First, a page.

Paula McLain, author of The Paris Wife, hit a home run with Circling the Sun  (2015), her historical fiction take on intrepid aviator Beryl Markham’s life. After reading the book, I can’t believe I’d never heard of Beryl before diving into this engrossing story. It opens with her on the (THE) inaugural flight for humans across the Atlantic from England to New York. I’d only ever known about Charles Lindbergh’s transatlantic flight, and though Markham did her east to west traverse following Lindbergh, it was still quite a feat. However, most of this book is not about Beryl’s piloting days. It centers more on her early childhood and formative years in east Africa, and how that experience prepared her to take on such an endeavor.

Beryl Markham moved at age four to the British East Africa Protectorate (modern day Kenya) so her parents could start lives as farmers in the Rift Valley. This was wild territory, and all domestication of the land came from their own, and eventually their workers’, sweat. The family lived in a simple hut until they could build up their business and a real house. However, colony life wasn’t for Beryl’s mother or sickly older brother, and so they left when Beryl was a young child, leaving her and her father to make it in Kenya. Keep in mind, this is when Nairobi was but a provisional outpost. But make it they did until her father had created a renowned horse farm and race-training facility. When he lost it all in a drought and economic crash, Beryl couldn’t bear to leave her home, so she stayed behind and eventually became the Protectorate’s–and probably Africa’s–first certified teenage female horse trainer.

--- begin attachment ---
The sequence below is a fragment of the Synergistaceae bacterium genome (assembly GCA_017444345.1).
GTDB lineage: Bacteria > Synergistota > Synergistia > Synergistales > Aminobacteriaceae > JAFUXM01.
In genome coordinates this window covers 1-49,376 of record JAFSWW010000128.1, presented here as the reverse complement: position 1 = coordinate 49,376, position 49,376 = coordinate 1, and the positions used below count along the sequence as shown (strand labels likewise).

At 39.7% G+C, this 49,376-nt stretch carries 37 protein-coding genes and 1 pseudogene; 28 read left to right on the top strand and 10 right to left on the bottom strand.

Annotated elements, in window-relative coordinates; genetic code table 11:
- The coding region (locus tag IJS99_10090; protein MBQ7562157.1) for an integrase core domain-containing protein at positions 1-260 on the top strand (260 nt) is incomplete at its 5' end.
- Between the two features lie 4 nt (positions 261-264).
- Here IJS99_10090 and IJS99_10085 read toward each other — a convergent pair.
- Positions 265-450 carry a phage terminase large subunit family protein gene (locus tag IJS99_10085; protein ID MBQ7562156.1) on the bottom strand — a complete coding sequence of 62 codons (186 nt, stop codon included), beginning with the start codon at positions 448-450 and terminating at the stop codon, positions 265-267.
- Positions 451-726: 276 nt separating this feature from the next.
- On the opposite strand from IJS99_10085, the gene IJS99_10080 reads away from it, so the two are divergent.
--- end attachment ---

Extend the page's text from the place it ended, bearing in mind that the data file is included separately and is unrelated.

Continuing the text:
After winning races, despite the expected sexism of the time, she married at a tender age, thinking a husband would give her support once her father left. Unfortunately, it was a bad match both because of who she married and due to Beryl’s unorthodox view on social conventions. Not wanting to be harnessed by matrimony, careers, or sexually, she embarked on many great love affairs–including with famed aviator and big game safari hunter Denys Finch Hatton. You know him as Robert Redford’s character in Out of Africa. Yes, he was a real person and despite loving Meryl Streep (er, the writer Baroness Karen Blixen), he couldn’t help himself around Beryl, either.

If you think this sounds interesting, then I recommend digging into McLain’s novel. I barely looked up until I’d absorbed all of Beryl’s adventures, mistakes, and forged paths. Just be sure to clear your weekend before picking it up.